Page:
US civil rights champion, John Lewis has passed away on Friday July 18, 2020. The US congressman, aged 80, excelled at what he liked to call “good trouble” — standing up against racial injustice to forge a better nation.
The African-American icon marched with Martin Luther King Jr, was nearly beaten to death by police, and later as a sitting congressman was arrested multiple times for protesting genocide or leading immigration reform sit-ins.
Lewis was a sharecropper’s son whose fights for justice helped define an era, and whose moral authority as an indomitable elder statesman left a permanent imprint in Congress.
He was diagnosed with stage 4 pancreatic cancer in late 2019. Many public and political figures have since shared their condolences including House Speaker Nancy Pelosi who said “Today, America mourns the loss of one of the greatest heroes of American history.”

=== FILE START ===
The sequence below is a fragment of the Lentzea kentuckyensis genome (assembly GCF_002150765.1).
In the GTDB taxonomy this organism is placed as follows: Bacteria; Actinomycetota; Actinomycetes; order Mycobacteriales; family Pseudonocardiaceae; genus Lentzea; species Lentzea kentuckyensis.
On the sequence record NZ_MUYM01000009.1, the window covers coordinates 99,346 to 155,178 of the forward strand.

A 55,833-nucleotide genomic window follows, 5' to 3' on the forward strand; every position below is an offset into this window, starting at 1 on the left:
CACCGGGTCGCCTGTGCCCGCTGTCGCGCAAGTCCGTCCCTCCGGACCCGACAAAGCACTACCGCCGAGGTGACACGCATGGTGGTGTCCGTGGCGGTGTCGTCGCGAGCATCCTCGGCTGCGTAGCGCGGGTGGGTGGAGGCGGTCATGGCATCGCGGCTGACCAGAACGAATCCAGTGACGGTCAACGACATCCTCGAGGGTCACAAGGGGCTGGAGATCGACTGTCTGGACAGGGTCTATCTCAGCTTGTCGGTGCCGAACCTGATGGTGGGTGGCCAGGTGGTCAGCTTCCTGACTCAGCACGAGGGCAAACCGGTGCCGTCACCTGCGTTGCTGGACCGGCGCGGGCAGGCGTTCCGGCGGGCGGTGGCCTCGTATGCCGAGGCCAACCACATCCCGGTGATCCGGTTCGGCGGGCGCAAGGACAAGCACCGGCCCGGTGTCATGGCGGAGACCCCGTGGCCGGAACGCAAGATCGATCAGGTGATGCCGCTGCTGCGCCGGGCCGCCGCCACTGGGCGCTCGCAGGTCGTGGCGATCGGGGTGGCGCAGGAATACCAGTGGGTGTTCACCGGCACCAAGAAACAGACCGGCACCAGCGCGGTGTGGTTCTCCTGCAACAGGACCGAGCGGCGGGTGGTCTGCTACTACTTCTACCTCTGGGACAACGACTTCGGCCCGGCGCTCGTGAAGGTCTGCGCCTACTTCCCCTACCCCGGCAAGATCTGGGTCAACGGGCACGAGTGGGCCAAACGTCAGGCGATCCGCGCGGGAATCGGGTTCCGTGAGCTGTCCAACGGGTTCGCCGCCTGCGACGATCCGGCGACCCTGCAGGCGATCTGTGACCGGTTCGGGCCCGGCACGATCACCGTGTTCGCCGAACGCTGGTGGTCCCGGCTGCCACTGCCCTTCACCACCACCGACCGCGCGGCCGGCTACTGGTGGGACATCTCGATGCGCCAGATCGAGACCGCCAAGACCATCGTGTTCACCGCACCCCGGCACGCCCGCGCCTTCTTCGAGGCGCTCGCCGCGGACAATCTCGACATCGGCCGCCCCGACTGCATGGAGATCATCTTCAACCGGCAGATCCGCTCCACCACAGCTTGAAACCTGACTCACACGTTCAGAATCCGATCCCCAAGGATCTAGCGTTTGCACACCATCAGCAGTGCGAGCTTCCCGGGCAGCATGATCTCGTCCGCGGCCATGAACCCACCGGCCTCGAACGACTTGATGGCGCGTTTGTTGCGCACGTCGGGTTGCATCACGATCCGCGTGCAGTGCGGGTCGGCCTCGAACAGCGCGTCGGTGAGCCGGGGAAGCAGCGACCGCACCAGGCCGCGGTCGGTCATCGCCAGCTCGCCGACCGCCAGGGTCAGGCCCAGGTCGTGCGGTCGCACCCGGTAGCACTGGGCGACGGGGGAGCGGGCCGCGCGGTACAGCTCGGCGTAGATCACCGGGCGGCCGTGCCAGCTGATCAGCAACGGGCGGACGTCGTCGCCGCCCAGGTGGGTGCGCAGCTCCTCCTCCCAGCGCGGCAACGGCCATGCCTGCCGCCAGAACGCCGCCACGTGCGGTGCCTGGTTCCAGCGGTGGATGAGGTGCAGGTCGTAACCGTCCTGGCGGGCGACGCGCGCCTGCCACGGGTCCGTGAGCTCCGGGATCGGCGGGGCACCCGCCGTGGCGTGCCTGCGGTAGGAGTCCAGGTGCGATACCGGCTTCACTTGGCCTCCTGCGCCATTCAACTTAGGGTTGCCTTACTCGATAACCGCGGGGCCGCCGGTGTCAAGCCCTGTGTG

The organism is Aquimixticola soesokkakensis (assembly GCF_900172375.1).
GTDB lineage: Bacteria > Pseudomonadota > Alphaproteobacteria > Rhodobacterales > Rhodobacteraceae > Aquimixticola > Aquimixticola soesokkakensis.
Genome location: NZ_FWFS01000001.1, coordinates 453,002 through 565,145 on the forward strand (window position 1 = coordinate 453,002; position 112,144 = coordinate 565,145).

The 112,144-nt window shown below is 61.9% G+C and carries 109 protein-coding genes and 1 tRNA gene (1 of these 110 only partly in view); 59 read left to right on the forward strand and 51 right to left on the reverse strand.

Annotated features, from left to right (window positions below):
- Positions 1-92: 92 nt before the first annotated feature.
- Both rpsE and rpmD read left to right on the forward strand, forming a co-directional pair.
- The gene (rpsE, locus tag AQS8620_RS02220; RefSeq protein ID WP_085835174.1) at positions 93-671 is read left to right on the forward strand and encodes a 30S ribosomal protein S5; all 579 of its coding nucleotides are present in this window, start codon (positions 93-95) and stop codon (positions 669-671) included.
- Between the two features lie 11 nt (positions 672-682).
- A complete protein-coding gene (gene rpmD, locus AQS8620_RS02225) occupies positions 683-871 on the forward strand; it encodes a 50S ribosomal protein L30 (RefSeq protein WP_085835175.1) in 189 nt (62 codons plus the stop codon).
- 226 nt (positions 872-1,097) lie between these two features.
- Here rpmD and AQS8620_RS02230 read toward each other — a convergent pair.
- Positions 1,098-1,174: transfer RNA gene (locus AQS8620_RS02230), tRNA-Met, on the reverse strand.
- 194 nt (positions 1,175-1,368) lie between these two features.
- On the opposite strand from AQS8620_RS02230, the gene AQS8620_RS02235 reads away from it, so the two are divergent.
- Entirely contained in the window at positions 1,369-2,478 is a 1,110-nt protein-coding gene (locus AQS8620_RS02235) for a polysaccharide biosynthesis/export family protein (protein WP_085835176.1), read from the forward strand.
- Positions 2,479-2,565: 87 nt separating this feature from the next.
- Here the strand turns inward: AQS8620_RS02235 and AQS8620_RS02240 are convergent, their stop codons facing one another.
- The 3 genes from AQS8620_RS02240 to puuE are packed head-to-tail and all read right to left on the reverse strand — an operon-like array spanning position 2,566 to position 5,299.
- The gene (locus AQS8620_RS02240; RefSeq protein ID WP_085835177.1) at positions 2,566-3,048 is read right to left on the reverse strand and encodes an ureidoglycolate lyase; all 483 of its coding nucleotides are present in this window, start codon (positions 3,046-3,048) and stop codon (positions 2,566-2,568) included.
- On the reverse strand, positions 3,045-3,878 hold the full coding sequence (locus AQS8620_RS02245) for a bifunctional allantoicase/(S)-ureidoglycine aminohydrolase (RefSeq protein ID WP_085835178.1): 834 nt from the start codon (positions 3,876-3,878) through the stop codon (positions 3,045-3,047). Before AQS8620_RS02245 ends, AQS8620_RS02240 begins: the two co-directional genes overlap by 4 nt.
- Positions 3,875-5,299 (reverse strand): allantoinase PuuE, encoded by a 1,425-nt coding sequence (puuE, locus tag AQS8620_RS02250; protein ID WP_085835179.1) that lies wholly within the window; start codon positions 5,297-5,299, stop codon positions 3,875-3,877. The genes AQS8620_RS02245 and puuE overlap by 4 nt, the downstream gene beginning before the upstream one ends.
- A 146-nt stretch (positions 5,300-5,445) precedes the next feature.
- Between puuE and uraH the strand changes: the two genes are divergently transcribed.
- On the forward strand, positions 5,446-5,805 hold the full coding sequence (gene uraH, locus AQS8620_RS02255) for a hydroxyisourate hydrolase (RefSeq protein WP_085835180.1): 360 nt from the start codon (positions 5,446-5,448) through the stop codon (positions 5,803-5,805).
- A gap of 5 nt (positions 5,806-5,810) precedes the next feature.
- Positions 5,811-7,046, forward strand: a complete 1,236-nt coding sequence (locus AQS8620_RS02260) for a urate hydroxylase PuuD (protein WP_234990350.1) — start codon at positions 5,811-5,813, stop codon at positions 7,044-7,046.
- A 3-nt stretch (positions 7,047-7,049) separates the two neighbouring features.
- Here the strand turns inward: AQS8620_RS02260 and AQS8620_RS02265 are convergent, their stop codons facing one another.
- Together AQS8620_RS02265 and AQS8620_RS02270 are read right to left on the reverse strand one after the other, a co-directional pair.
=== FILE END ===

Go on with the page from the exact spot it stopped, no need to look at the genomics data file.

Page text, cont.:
She further described Lewis as “a titan of the civil rights movement whose goodness, faith and bravery transformed our nation.”
Lewis clashed with President Donald Trump on multiple occasions — boycotting his inauguration and citing Russian interference in the 2016 election to question his legitimacy.
Lewis was just 21 when he became a founding member of the Freedom Riders, who fought segregation of the US transportation system in the early 1960s, eventually becoming one of the nation’s most powerful voices for justice and equality.
He was the youngest leader of the 1963 March on Washington, in which King delivered his famous “I have a dream” speech. Barrack Obama presented Lewis with the Medal of Freedom, among the nation’s highest civilian honors, at a White House ceremony in 2011.
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